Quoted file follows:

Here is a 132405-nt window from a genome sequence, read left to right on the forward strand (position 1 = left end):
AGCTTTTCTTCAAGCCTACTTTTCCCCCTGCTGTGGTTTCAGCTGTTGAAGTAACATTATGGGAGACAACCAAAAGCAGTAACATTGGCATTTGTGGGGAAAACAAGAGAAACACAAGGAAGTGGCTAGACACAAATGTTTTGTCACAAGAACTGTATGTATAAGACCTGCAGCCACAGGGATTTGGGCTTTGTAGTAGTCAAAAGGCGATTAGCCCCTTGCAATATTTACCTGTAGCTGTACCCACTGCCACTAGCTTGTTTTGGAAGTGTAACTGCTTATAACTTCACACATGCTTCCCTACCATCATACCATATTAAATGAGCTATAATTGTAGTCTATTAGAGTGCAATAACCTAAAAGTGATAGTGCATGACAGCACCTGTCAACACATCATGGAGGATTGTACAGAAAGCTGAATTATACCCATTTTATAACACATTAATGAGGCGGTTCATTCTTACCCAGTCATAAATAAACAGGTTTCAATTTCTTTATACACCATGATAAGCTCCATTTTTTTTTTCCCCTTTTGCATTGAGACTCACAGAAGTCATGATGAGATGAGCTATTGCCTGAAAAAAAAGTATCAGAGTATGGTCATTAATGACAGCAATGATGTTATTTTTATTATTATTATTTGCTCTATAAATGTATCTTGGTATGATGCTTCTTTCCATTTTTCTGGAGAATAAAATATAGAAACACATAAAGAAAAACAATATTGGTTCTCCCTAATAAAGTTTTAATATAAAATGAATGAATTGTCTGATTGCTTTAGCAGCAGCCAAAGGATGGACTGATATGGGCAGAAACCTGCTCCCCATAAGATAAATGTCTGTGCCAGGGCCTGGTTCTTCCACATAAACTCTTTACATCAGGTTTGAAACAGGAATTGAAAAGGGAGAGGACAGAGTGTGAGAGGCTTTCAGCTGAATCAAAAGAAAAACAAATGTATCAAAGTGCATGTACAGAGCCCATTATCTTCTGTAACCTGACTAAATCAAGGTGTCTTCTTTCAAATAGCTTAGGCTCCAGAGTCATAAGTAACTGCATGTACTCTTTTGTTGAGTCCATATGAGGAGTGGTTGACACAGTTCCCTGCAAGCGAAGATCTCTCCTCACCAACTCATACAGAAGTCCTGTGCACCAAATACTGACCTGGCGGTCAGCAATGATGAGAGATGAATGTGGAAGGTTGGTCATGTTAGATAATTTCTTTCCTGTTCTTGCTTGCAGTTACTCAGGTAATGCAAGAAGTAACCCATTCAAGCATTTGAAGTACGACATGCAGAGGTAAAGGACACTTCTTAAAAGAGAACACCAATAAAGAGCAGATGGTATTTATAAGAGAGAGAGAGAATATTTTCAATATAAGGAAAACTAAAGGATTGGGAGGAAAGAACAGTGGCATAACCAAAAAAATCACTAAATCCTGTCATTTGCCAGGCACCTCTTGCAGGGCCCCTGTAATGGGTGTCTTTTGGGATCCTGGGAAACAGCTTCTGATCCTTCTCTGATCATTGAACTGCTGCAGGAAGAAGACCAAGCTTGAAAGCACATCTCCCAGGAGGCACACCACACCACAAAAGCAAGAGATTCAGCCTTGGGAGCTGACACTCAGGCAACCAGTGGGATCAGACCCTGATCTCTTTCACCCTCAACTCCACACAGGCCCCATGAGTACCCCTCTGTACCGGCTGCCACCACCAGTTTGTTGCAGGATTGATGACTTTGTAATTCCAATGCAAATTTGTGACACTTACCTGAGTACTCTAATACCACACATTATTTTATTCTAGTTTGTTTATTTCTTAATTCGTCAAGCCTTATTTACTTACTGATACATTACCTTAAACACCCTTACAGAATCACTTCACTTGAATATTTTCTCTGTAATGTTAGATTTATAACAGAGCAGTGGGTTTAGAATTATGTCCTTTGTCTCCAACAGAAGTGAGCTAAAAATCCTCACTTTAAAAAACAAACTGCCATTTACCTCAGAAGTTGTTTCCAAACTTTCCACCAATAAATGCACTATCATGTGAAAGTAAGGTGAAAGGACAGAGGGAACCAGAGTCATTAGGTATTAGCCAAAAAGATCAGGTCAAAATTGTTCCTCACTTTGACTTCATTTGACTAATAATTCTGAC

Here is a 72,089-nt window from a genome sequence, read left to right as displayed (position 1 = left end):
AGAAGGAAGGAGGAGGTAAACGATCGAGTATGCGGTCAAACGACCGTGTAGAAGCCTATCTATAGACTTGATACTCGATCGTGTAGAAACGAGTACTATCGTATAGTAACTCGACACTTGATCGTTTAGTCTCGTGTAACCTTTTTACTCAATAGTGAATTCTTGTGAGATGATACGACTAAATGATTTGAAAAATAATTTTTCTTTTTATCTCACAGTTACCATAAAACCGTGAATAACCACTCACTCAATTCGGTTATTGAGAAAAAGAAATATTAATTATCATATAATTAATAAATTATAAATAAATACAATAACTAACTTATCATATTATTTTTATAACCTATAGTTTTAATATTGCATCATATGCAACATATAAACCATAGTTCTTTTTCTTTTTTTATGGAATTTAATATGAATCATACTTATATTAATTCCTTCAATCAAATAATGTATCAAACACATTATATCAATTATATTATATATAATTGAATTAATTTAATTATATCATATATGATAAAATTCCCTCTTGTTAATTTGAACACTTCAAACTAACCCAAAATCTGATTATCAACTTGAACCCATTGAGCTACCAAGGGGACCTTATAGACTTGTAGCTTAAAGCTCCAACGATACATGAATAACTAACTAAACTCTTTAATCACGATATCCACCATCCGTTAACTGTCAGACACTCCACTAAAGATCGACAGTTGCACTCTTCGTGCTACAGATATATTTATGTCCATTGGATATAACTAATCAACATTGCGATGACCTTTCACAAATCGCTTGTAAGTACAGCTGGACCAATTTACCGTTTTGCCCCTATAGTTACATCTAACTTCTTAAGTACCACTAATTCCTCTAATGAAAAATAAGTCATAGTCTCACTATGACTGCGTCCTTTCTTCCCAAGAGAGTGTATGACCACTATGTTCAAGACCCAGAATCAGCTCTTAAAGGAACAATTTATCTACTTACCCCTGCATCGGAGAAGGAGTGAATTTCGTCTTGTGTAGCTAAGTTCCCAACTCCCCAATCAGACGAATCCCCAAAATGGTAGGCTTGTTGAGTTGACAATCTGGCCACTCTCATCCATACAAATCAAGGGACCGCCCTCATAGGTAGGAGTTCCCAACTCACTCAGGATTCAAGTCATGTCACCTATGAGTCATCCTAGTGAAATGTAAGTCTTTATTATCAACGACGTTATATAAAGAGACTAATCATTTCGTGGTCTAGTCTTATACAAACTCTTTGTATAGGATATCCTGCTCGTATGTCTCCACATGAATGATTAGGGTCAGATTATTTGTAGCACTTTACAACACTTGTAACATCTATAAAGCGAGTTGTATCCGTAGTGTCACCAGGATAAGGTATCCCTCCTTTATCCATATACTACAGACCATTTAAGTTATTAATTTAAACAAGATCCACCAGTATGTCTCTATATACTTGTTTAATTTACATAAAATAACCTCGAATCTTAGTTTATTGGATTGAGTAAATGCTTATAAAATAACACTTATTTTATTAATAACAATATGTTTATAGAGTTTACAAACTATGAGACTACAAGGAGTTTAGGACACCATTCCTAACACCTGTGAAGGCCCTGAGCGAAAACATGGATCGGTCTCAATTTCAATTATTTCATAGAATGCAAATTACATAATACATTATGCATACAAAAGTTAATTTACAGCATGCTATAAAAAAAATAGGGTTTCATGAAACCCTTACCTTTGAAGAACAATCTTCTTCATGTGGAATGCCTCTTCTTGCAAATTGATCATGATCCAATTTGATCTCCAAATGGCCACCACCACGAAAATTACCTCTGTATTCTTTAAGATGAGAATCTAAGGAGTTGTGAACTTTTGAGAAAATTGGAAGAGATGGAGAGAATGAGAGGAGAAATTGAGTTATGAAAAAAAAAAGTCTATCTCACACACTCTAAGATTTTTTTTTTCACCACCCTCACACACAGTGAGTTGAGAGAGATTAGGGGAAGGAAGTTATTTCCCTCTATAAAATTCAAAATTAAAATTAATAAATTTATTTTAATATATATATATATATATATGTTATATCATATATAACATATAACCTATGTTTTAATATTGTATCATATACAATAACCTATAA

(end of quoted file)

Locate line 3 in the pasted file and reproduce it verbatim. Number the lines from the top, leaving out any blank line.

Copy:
Here is a 72,089-nt window from a genome sequence, read left to right as displayed (position 1 = left end):